Poster Russian Christmas
St. Basil's Cathedral in Moscow is surrounded by Christmas lights and decorations.
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Concert Band

Celebrating 79 years of 'Russian Christmas Music'

Alfred Reed: 'Russian Christmas Music' (Dallas Wind Symphony/Junkin)

Alfred Reed's Russian Christmas Music has become a majestic mainstay of the concert band repertoire since its debut in 1944 — so popular, in fact, that it's programmed year-round, not just during the holidays.

"What I continue to like about the work is its agelessness," says composer Jack Stamp, whose Gavorkna Fanfare also has become a concert band staple. "It has seemingly stood the test of time, and that is a credit to Alfred Reed's craftsmanship as a composer."

As Russian Christmas Music marks its 79th anniversary, it's worth retelling how remarkable its world premiere was.

According to excellent program notes by the Foothill Symphonic Winds, one of many bands that plays the work regularly:

Alfred Reed
Alfred Reed

Alfred Reed was a 23-year-old staff arranger for the 529th Army Air Corps Band when he was called upon to create what has become a masterpiece of the wind literature. It was in 1944, when optimism was running high with the successful invasion of France and Belgium by the Allied Forces. A holiday band concert was planned by the city of Denver to further promote Russian-American unity with premieres of new works from both countries. Roy Harris was placed in charge and planned the second movement of his Sixth Symphony (the Abraham Lincoln Symphony) to be the American work. The Russian work was to have been Prokofiev's March, Op. 99, but Harris discovered that it had already been performed in the United States (by Reed's own organization). With just 16 days until the concert, Harris assigned Reed, already working for Harris as an aid, to compose a new Russian work for the concert. Scouring the corps' music library, Reed found an authentic 16th-century Russian Christmas Song "Carol of the Little Russian Children" to use for an introductory theme. Drawing on his investigations of Eastern Orthodox liturgical music for other thematic ideas, he completed the score of Russian Christmas Music in 11 days; copyists took another two days to prepare parts for rehearsal. The music was first performed on Dec. 12, 1944, on a nationwide NBC broadcast. A concert performance was given in Denver two days later.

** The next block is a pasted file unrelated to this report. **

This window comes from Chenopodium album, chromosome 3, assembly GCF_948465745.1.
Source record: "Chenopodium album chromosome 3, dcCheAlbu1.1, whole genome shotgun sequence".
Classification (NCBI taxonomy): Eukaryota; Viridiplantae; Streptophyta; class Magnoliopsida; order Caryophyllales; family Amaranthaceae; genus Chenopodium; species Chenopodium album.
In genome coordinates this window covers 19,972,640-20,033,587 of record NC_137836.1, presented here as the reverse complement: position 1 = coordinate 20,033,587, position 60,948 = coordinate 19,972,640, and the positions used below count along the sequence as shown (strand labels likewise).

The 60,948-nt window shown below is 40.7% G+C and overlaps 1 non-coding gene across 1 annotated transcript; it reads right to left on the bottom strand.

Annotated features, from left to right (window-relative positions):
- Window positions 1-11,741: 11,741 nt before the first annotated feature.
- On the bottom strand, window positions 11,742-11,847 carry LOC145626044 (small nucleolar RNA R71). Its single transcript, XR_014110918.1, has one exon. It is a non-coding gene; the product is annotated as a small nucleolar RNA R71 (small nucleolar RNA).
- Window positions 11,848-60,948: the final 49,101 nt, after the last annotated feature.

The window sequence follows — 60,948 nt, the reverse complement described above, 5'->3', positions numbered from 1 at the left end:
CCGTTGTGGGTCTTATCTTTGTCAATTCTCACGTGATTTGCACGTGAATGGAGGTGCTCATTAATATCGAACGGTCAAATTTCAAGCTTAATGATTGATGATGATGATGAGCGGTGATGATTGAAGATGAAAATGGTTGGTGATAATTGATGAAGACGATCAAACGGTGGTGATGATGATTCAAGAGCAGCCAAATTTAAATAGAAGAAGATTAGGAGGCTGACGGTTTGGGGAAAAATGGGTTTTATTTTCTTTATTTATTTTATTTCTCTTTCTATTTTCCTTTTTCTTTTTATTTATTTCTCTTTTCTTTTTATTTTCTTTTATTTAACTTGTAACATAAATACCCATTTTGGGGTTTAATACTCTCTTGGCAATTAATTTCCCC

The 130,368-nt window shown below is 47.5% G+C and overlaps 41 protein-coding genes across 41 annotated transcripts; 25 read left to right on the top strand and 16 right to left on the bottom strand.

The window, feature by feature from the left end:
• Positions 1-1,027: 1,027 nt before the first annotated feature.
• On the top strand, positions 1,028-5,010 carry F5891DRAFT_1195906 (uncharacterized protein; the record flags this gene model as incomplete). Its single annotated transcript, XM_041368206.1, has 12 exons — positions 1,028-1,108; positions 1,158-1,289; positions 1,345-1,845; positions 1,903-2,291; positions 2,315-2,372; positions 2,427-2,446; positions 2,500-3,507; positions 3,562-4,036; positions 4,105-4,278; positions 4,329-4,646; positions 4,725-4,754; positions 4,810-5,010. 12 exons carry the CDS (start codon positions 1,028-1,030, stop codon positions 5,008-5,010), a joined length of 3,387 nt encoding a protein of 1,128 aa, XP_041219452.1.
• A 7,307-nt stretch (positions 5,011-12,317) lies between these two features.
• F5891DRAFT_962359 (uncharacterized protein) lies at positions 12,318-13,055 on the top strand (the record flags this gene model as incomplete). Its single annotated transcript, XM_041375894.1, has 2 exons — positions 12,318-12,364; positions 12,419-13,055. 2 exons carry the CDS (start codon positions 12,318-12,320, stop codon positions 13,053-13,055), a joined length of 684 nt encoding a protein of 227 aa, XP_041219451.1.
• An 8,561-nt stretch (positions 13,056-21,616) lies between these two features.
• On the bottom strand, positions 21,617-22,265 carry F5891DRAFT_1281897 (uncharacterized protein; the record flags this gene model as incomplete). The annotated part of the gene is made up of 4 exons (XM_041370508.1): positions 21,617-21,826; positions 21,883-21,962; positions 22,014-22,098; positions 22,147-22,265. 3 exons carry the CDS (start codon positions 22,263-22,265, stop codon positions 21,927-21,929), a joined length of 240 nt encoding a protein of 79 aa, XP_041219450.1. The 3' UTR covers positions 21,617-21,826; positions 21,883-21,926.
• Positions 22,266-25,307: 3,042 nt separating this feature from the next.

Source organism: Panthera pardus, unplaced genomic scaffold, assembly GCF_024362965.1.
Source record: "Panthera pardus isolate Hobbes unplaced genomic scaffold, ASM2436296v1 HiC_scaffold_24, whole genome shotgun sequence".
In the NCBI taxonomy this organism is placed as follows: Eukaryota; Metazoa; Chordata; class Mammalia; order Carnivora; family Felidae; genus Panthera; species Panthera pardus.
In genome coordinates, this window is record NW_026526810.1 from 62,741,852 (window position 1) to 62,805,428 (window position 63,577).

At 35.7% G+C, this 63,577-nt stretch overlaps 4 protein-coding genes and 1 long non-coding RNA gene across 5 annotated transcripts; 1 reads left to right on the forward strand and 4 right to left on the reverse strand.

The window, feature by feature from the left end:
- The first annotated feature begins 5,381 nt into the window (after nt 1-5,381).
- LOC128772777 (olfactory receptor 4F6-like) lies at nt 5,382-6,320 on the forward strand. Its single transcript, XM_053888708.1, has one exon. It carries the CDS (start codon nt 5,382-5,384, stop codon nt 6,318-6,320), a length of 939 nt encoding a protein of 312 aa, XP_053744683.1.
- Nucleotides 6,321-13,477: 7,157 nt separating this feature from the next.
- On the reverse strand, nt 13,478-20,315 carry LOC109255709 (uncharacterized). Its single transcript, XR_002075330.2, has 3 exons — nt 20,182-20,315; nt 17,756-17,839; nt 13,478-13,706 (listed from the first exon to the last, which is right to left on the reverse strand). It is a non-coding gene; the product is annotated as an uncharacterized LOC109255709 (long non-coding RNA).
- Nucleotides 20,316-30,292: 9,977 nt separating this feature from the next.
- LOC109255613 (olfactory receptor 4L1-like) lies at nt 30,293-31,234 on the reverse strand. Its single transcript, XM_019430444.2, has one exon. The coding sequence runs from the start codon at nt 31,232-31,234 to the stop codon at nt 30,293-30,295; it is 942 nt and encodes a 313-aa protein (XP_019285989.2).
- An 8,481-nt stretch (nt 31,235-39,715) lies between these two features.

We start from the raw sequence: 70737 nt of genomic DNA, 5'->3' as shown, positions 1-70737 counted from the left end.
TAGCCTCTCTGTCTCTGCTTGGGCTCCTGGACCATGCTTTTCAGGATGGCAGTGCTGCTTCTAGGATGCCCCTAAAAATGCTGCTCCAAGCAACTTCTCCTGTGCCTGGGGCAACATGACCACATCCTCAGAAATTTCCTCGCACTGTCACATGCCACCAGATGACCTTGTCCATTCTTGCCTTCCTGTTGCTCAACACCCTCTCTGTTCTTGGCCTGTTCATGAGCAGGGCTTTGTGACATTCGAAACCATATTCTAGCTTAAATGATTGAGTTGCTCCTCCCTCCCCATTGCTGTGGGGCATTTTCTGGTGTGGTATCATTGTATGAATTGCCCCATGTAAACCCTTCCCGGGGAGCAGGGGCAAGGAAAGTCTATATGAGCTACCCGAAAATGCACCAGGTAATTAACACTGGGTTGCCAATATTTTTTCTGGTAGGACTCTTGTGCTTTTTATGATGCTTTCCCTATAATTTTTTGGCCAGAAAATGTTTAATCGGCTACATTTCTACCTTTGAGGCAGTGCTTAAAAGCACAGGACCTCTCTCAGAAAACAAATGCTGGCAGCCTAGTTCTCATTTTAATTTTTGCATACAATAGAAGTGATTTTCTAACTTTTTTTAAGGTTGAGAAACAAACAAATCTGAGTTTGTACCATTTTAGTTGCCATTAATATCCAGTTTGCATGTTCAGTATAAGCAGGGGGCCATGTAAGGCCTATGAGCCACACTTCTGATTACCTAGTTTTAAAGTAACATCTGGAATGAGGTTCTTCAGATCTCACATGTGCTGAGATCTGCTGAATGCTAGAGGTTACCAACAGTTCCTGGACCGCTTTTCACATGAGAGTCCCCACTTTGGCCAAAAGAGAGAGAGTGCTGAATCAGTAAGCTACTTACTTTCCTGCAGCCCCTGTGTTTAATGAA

Running about 15 minutes, Russian Christmas Music is divided into four sections: "Children's Carol," "Antiphonal Chant," "Village Song" and the closing "Cathedral Chorus."

"It was a while until I realized that he used actual Russian tunes in the piece, however obscure," Stamp said. "It really is a one-movement symphony, and to think it was written in the 1940s. To me, it is in many ways, the Pines of the Appian Way for band."

Like Ottorino Respighi's popular work (part of his larger Pines of Rome) and orchestrations of Modest Mussorgsky's Pictures at an Exhibition, Russian Christmas Music plays with various themes as it slowly and steadily builds to a thunderous climax.

"All of the resources of the modern, integrated symphonic band are drawn upon to create an almost overwhelming sound picture of tone color, power and sonority," according to the notes in the score.

"My first experience with the piece was as a trombone player," said Jerry Luckhardt, the associate director of bands at the University of Minnesota and a noted guest conductor and band clinician. "The ending was like — you live for those moments!"

The popularity of Russian Christmas Music has spread beyond the concert stage, too. The work has become indelibly identified with the Crossmen drum and bugle corps, which has performed the work in five of its field shows over its 47-year history and made the work its signature tune. Many other corps have performed the work, too, including heavyweights such as Drum Corps International's Carolina Crown, the Cavaliers and Santa Clara Vanguard, and Drum Corps Associates' Reading Buccaneers.

It's clear that Russian Christmas Music remains as vital to the band repertoire today as it was hoped to be when it debuted 79 years ago.

"It's a wonderful work to program and a joy to conduct," Luckhardt said, adding: "It has to be an ending piece. What do you program after that work?"

More resources

Wind Band Literature: Russian Christmas Music, by Andy Pease

Wikipedia: Russian Christmas Music

Recommended recording (listen using the player above): Horns for the Holidays — Dallas Wind Symphony, conducted by Jerry Junkin (Reference Recordings)

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